Study: Apple Macs have lower Total Cost of Ownership than Windows PCs

When employees were sent home en masse at the beginning of the COVID-19 pandemic, IT teams were forced to quickly adapt to a dramatic increase in remote work. Now, many employees are advocating to stay remote or to move to a hybrid model when they are in the office part-time. A new study by Dimensional Research finds, yet again, that Apple Macs and other Apple devices have many advantages, including lower Total Cost of Ownership (TCO).

Apple's family of Mac models powered by M1, including MacBook Air, 13-inch MacBook Pro, iMac, and Mac mini.
Apple’s family of Mac models powered by M1, including MacBook Air, 13-inch MacBook Pro, iMac, and Mac mini.

Dimensional Research via Kandjii:

The hybrid workforce is expanding dramatically

• 94% have hybrid workers
• 70% more than doubled the number of remote or hybrid workers in past two years
• 87% say that the good of hybrid work outweighs the bad
• 97% agree the hybrid workforce is here to stay

Apple device adoption increases as the hybrid workforce grows

• 76% report increase in use of Apple devices in past two years
• 63% say use of Mac notebook computers increased in past two years
• 53% cite an increase in requests for Apple devices among employees
• Many more IT stakeholders reported an increase in requests for Apple devices than reported an increase in requests for other types of devices (42% vs. 11%)

Apple devices have advantages for remote management

• 95% face challenges managing remote devices
• 48% believe Apple devices have advantages over other types of devices for hybrid workers
• 54% of IT device management stakeholders and 56% of IT leadership have increased confidence in their ability to remotely manage Apple devices in the past two years
• 75% agree that Apple devices have lower overall Total Cost of Ownership (TCO)

MacDailyNews Take: Of course Macs have lower TCO than crappy Windows PCs. This has been known and documented now for many years.

See also:
• IBM now has over 290,000 Apple Macs and other devices deployed – November 12, 2019
• The debate is over: IBM confirms that Apple Macs are $535 less expensive than Windows PCs – October 20, 2016
• IBM realizes huge savings with largest-ever enterprise Mac deployment: 100,000 Macs by end of year – October 19, 2016
• Enterprise Desktop Alliance: Apple Macs cost a lot less than Windows PCs to manage – March 9, 2010
IT survey finds Macs in the enterprise easier, cheaper to manage than Windows PCs – March 18, 2010
• Pfeiffer Consulting: Mac vs Windows: Total Cost of Ownership, Productivity and Return on Investment – March 30, 2006

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  1. Yes MDN, vividly recall TCO articles back in the 1990s. Good to read around half of IT is opening up to Apple computers and other devices. The number is too low and Apple should do a better job promoting their products to the dark side…

    1. Tau Mix – Says the non-IT guy. We have both. They are not so smooth when they have to adhere to policy and security and play nice with others. They have some advantages, but truly can be a headache and draw away precious cycles at other times simply for issues all their own.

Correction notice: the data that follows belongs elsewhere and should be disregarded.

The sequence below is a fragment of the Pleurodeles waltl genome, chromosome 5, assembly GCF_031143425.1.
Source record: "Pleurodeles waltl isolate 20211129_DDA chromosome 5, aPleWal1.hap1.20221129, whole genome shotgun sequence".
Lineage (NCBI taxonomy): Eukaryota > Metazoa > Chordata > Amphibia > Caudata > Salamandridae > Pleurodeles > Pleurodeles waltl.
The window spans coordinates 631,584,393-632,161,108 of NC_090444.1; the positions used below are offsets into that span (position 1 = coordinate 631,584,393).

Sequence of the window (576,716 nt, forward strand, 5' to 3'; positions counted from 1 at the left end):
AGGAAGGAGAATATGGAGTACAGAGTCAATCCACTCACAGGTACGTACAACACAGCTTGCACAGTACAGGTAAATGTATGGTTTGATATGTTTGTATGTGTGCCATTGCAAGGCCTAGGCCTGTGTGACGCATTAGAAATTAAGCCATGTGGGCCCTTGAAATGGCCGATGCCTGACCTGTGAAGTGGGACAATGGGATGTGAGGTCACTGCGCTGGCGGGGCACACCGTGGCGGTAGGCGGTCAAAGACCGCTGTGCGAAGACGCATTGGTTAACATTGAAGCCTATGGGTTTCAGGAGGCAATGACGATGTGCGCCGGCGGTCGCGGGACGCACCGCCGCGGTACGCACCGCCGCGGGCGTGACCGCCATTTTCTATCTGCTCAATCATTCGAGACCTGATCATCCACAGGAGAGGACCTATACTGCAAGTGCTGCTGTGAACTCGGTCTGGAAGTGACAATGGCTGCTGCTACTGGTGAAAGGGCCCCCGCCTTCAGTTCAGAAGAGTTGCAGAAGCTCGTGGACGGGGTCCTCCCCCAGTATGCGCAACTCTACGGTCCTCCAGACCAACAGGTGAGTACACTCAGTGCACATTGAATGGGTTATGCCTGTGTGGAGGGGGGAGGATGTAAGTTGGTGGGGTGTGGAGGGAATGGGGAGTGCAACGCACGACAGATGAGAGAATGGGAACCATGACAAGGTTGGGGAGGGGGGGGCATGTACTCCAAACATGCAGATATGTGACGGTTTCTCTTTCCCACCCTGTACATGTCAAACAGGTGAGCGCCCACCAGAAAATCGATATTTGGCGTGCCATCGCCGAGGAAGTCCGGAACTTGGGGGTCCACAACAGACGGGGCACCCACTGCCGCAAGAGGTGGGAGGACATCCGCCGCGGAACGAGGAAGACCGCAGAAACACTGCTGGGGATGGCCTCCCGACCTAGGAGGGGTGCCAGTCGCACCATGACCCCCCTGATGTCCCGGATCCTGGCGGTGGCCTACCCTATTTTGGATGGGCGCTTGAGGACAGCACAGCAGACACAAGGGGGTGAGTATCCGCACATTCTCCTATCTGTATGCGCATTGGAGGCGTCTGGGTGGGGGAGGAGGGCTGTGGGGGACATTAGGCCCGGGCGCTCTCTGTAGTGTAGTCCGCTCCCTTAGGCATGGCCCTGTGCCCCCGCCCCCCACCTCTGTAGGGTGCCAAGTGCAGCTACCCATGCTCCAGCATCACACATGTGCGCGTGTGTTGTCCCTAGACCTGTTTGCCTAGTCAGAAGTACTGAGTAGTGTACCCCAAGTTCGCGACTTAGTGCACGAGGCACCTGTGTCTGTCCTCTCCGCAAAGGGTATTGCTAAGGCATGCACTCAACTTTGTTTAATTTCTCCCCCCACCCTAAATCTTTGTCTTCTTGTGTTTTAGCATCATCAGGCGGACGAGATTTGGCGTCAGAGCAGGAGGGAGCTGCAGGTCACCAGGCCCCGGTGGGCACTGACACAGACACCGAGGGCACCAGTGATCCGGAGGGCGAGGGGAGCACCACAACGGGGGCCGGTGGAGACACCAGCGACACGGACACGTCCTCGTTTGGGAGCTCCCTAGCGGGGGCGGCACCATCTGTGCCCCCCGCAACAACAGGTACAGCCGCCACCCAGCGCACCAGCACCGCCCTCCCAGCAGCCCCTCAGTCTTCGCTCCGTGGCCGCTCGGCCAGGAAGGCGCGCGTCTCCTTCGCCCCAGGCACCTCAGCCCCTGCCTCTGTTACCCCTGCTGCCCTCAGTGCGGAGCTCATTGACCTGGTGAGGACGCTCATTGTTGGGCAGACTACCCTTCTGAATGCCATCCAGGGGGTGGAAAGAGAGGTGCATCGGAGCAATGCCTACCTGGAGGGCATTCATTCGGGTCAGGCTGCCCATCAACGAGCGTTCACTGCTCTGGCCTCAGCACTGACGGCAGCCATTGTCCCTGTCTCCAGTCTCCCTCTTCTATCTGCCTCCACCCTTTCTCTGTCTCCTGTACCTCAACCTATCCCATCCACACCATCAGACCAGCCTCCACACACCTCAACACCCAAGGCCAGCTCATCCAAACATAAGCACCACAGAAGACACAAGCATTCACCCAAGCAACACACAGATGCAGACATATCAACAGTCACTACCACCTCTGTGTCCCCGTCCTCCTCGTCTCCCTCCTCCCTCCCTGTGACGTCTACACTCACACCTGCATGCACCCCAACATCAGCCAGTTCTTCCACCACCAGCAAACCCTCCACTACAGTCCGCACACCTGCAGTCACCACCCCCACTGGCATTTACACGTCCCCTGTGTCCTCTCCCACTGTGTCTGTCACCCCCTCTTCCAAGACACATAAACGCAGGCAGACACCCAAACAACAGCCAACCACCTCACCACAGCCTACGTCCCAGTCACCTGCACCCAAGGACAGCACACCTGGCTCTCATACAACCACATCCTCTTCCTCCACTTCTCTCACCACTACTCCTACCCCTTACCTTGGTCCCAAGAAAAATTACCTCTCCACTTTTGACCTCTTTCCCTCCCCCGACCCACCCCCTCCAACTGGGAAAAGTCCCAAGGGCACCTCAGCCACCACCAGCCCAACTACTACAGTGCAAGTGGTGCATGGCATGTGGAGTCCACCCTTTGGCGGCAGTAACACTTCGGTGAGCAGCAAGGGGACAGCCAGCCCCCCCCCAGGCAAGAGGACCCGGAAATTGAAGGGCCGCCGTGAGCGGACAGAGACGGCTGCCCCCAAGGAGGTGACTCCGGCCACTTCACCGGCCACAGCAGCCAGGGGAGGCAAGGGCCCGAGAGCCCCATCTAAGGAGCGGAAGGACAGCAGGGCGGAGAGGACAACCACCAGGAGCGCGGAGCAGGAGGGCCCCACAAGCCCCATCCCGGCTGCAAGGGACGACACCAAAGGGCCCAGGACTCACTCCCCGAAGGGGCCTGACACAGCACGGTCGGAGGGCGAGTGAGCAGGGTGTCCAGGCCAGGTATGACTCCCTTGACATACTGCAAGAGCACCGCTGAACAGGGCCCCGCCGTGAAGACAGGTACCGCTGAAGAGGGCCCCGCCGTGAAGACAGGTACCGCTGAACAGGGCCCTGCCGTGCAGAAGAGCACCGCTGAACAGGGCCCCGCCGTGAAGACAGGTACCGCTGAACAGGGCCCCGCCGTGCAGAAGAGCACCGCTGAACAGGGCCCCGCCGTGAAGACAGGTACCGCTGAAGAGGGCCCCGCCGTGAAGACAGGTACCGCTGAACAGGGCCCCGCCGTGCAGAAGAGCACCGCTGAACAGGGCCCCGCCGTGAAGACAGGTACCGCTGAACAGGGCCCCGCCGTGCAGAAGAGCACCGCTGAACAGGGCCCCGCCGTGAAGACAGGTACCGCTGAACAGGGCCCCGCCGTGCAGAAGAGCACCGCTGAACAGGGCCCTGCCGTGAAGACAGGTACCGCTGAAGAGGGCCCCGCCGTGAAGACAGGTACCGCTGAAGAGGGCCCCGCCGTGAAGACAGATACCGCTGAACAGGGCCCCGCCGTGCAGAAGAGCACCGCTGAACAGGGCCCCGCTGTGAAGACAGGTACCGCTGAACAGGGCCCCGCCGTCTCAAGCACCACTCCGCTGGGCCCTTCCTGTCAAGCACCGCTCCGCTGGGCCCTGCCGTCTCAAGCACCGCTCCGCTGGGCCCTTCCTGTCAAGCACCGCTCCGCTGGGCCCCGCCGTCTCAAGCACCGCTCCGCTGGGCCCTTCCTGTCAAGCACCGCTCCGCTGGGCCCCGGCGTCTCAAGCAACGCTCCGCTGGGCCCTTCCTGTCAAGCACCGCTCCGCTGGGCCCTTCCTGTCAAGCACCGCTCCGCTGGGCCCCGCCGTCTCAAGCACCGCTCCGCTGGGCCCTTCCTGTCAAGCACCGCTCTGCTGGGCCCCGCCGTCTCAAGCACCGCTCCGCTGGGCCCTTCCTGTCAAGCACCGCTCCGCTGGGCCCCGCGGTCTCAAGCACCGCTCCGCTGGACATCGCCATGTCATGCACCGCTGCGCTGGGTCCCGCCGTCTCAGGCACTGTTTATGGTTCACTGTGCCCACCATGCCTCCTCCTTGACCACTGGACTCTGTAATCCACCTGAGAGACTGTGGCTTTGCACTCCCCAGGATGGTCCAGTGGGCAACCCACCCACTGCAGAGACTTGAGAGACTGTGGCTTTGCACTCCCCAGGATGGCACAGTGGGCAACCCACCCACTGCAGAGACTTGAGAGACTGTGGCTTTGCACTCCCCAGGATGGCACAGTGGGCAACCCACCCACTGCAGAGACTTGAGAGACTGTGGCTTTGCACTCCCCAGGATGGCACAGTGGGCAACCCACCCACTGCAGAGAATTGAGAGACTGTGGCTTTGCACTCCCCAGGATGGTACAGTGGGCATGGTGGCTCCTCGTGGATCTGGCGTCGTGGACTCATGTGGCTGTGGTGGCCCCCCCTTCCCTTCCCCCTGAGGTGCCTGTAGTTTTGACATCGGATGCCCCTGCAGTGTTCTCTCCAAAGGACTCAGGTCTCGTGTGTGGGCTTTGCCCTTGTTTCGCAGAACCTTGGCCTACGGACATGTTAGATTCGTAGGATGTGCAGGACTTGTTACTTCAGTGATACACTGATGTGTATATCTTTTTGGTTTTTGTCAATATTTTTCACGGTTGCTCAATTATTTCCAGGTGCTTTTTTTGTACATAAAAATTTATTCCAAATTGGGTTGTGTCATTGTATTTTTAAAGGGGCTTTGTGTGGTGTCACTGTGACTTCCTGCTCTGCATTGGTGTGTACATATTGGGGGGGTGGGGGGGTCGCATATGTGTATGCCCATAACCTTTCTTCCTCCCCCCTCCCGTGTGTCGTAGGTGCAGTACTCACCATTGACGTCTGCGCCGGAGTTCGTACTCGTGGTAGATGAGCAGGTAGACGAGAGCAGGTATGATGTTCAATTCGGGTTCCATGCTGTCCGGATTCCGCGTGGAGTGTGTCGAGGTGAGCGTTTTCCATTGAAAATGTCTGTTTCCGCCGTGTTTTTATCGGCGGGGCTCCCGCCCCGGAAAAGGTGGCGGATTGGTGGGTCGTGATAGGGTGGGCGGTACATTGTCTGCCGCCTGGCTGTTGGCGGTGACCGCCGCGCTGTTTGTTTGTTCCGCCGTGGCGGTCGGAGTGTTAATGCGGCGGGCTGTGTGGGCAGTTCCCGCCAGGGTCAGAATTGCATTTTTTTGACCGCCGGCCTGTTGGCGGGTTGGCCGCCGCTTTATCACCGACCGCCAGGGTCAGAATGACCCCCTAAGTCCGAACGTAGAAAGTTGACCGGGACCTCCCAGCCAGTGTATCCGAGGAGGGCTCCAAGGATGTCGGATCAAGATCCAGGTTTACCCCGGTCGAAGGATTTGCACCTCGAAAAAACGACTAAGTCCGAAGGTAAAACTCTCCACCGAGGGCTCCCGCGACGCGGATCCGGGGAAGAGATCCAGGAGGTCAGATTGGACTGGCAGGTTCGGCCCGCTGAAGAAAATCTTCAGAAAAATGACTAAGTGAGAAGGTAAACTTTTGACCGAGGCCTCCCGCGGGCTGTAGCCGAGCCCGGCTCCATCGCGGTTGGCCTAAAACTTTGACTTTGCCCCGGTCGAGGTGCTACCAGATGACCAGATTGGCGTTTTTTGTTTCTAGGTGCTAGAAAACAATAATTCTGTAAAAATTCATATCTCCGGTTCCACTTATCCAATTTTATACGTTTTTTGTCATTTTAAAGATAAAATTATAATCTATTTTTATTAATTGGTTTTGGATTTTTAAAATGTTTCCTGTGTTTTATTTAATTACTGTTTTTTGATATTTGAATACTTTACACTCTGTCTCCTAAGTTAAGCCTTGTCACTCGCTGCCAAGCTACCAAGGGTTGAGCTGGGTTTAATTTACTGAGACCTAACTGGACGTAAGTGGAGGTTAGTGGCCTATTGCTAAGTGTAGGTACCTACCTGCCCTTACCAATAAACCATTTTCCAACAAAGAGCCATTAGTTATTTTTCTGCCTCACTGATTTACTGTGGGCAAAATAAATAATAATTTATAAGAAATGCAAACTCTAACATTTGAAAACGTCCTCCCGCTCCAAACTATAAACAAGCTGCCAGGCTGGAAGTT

2. In fairness to IT people, the number of people that are hostile to Macs is very low. Usually, IT are concerned with other things such as – how can I meet the security demands of our compliance officers and still retain maximum utility for our users? Or is there a way to deploy this application that requires less maintenance or securely exchange data?

    When you have a homogeneous environment, it’s easier to answer those questions, especially if your IT team is overworked, under-staffed and under-funded. Introducing a new platform creates extra work to their already full plate.

    However, with the WFH trend, IT people know that users are out in the field must be more self-sustaining. That’s where Macs, with their branding of “plug and play” becomes more attractive for IT. In the last company I worked for, our main IT guy was a pro on both platforms. I once apologized to him for needing support on something. His response was “you Mac users hardly need any help”.

  3. Some of you may recall an in depth, internal study by Intel during the Dark Days. Intel had internal groups that ran 100% Macs and internal groups that ran 100% Wintel (the old Windows & Intel duopoly) and internal groups that ran various combinations. Intel’s internal report showed that the 100% Mac group had the lowest TCO. The worst/highest TCO was when it was 97% Wintel and 3% Mac. Even the 100% Wintel groups had higher TCOs than the 100% Mac groups.

    This was relatively early in the PowerPC days. The Star Trek project at Apple (Mac on Intel) was still pretty new and only internal to a couple Apple labs. Mac running Intel processors was virtually unheard of except for the occaisonal wild rumor.

    Not surprisingly, shortly after that study became public (aka was leaked) it disappeared from the ‘net. Intel did a pretty good job scrubbing it from everywhere. Intel couldn’t have the world knowing that computers NOT running Intel processors or Windows are much, much less expensive in the long run. They couldn’t have the whole world knowing that the “Apple Tax” was 100% myth.

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